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Entrepreneur MagazineEntrepreneur Magazine

Entrepreneur Magazine

December 2019

Entrepreneur magazine is the trusted source for growing your business and offers surefire strategies for success. Whether you are just thinking of starting a business, have taken the first steps, or already own a business, Entrepreneur offers the best advice on running your own company

Country:
United States
Language:
English
Publisher:
Entrepreneur Media Inc.
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12 Issues

IN THIS ISSUE

2 min.
entrepreneur

EDITOR IN CHIEF Jason Feifer CREATIVE DIRECTOR Paul Scirecalabrisotto DEPUTY EDITOR Stephanie Schomer PHOTO DIRECTOR Judith Puckett-Rinella EDITORIAL MANAGING EDITOR Grant Davis SPECIAL PROJECTS EDITOR Tracy Stapp Herold COPY CHIEF Stephanie Makrias PRODUCTION MANAGER Monica Im RESEARCH John Walther INTERNS Karina Martinez, Niko Ruiz CONTRIBUTING EDITOR Liz Brody CONTRIBUTING WRITERS Adam Bornstein, Clint Carter, Eileen Guo, Jon Marcus, Jennifer Miller ENTREPRENEUR.COM EDITORIAL DIRECTOR Dan Bova ASSOCIATE EDITORS Hayden Field, Matthew McCreary SOCIAL MEDIA EDITOR Andrea Hardalo DIGITAL MEDIA DESIGNER Monica Dipres DIGITAL PHOTO EDITOR Karis Doerner EDITORIAL ASSISTANT Diana Shi RESEARCH INTERNS Wednesday Almero, Erin Keel GREEN ENTREPRENEUR EDITOR IN CHIEF Jonathan Small GENERAL MANAGER Khudor Annous PRODUCT TEAM AD OPERATIONS DIRECTOR Michael Frazier AD OPERATIONS COORDINATOR Bree Grenier CHIEF TECHNOLOGY OFFICER Jake Hudson PRODUCT DIRECTOR Shannon Humphries ENGINEERS Angel Cool Gongora, Michael Flach FRONTEND ENGINEERS Lorena Brito, Chris Dabatos, John Himmelman QUALITY ASSURANCE TECHNICIAN Jesse Lopez SENIOR DESIGNER Christian Zamorano DESIGNER Justin DeBlois BUSINESS CEO Ryan Shea PRESIDENT Bill Shaw CHIEF OPERATING OFFICER Michael Le Du ASSOCIATE…

3 min.
the way to sell yourself

A MAN recently connected with me on LinkedIn, and sent me this note: “Let me know if you ever need a writer.” I guess he’s a writer? I don’t know! But I do know this: The phrase “Let me know if you ever need a…” shows up a lot, in my inbox and surely yours, too. I’ve come to think of it as the eight most deadly words in entrepreneurship—because that phrase is the death of opportunity. We should all step back and think: Have we used these words? Have we used similar words? And if so, have we failed to seize the moment? “Let me know if you ever need a…” Let’s break it down to understand. First, consider the aspiration. This is written by someone hoping to provide a service. If they’re…

6 min.
you can’t control everything

To most people, Diane von Furstenberg is a fashion icon—the creator of a famous wrap dress, who built her namesake company into one of the most recognizable in the world. But von Furstenberg does not see herself this simply. She believes she’s a constant work in progress, having moved through multiple phases of her career and, even at the age of 72, happily on to the next. The transition hasn’t been without its bumps: She announced a handpicked successor for her company in 2016, but he resigned a year later. (She then picked another.) While she’s still involved in the business, she’s also thrown herself into new work—dedicating herself to a wide range of philanthropic causes, serving as chair of the Council of Fashion Designers of America, and more. After…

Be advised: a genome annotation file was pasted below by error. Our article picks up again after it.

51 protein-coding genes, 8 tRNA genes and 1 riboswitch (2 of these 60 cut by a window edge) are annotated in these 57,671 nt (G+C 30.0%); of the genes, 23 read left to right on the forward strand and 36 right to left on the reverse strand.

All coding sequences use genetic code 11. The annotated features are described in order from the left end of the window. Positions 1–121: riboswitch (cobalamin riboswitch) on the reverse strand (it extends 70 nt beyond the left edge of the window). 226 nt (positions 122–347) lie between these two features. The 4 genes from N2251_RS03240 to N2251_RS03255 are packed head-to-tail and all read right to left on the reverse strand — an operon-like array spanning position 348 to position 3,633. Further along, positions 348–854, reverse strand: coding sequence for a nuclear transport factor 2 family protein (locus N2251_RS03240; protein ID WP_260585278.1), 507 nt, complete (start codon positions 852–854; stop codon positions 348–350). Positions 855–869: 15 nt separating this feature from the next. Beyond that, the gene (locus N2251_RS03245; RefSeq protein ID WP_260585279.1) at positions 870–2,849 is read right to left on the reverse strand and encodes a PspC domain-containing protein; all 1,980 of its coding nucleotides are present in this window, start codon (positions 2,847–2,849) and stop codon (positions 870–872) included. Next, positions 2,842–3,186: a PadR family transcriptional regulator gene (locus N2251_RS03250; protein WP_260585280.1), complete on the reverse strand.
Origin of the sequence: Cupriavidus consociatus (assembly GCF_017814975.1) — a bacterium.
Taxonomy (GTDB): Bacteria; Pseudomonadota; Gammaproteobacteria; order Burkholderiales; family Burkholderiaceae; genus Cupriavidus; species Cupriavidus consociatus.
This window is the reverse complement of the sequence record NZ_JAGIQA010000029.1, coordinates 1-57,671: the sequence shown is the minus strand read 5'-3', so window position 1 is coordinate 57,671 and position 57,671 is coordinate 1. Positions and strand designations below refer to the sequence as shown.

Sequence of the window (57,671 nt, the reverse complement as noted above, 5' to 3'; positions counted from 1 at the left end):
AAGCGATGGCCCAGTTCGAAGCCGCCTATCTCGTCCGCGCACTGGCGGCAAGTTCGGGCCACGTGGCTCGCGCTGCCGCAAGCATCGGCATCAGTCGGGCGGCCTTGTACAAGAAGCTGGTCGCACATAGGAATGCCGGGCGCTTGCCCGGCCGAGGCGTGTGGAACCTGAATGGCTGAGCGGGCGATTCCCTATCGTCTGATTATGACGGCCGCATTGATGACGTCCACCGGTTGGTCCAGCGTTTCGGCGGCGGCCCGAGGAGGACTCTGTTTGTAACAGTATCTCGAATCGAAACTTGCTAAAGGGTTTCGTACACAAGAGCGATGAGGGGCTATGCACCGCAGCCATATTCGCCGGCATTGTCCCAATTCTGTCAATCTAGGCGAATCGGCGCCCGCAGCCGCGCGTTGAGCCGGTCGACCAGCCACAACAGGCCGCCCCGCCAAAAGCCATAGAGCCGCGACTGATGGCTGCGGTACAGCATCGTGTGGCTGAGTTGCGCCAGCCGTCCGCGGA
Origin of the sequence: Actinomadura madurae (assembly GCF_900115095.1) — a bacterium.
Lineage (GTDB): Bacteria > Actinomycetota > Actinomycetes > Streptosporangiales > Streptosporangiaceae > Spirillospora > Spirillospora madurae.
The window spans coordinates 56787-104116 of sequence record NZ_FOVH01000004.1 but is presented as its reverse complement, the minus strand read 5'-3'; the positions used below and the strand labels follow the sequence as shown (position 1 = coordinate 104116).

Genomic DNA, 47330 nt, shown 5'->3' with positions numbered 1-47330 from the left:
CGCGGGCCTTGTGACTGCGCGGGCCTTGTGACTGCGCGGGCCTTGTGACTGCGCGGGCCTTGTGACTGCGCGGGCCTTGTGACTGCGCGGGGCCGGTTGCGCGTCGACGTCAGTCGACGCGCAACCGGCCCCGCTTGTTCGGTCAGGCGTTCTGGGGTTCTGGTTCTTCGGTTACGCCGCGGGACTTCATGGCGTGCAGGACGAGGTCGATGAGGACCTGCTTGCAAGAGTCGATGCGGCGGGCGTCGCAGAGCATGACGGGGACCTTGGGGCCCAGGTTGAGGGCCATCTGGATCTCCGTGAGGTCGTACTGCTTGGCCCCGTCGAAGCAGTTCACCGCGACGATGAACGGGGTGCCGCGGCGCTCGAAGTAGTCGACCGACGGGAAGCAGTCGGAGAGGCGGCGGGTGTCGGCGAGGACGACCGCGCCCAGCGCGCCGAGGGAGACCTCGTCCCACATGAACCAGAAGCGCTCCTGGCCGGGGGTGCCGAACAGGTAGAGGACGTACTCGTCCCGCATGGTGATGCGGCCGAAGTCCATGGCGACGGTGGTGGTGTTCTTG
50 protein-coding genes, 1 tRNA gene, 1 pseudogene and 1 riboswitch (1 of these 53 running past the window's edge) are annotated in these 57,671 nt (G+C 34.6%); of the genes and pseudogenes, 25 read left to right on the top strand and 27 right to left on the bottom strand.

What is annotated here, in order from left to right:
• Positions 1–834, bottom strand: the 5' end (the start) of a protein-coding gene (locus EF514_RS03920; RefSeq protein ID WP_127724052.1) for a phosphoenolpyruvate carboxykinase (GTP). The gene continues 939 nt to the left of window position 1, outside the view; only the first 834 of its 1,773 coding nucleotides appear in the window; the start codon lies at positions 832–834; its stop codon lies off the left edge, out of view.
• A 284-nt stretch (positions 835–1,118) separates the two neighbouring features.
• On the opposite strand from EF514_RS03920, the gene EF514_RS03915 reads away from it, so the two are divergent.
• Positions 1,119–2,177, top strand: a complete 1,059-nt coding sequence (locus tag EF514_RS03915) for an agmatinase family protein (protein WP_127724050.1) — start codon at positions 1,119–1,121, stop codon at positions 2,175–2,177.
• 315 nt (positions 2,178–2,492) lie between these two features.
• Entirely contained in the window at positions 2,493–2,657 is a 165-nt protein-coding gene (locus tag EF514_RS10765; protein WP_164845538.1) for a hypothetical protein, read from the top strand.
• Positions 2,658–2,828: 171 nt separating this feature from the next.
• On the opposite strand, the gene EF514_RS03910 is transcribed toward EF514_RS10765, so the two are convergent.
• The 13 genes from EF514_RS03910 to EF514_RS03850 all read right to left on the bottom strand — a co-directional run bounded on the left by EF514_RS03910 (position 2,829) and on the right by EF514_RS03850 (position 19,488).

3 min.
when your best employee has the worst attitude

1/ Don’t excuse it. “This is an interesting question—and the way it’s phrased says a lot about how we view productivity. It’s all too often that we make excuses for ‘performers’ who have a temperament that negatively impacts those around them. I’d approach them with a true desire to understand what’s driving the bad behavior, but if it doesn’t improve with the support I’m able to give, I’d remove the employee.”—STEPHANIE NADI OLSON, founder, We Are Rosie 2/ Consider the source. “Identify the reason for the attitude. Perhaps it’s in response to his or her manager’s bad attitude. In many cases, an employee may not feel comfortable or know how to deal with this kind of a situation, and that unhappiness may manifest itself in a negative demeanor. It is so important to…

3 min.
first, get investors. then, make the product

As an interior designer, Nicole Gibbons was used to friends asking for decorating advice. And in 2016, one needed help selecting paint, so Gibbons consulted a well regarded brand’s website—and found it impossible to navigate. The lightbulb went off: She could create a direct-to-consumer paint brand that offered a curated range of colors, an algorithm to point shoppers toward their ideal shade, and a simplified way to sample hues. But her interior design business was already a fulltime job, so Gibbons didn’t move forward until, she says, “I woke up on New Year’s Day 2017 and was like, It’s now or never.” Here’s how she went on to build Clare, raising money before she ever had a product to sell. 1/ Go all in. After deciding to build a startup, she talked…

3 min.
what if your product doesn’t sell?

Jesse Wolfe had a crazy idea: He wanted to build the Ben & Jerry’s of hummus. He created a brand called O’Dang Hummus in 2014, whipped up some wacky flavors, and started selling at farmers’ markets. Customers loved it. New employees eagerly joined to help O’Dang grow. Friends and family invested, sharing Wolfe’s vision. Then, three years later, he gathered all his employees and partners to make an announcement: They were no longer selling hummus. “We had the whole room up in arms, especially investors,” Wolfe says. “They were like, ‘We invested in a hummus company! We bought the hummus dream! I don’t understand!’” He had a good reason. He’d just gone through one of the hardest transitions an entrepreneur can make—when you test the market, discover flaws in your original plan,…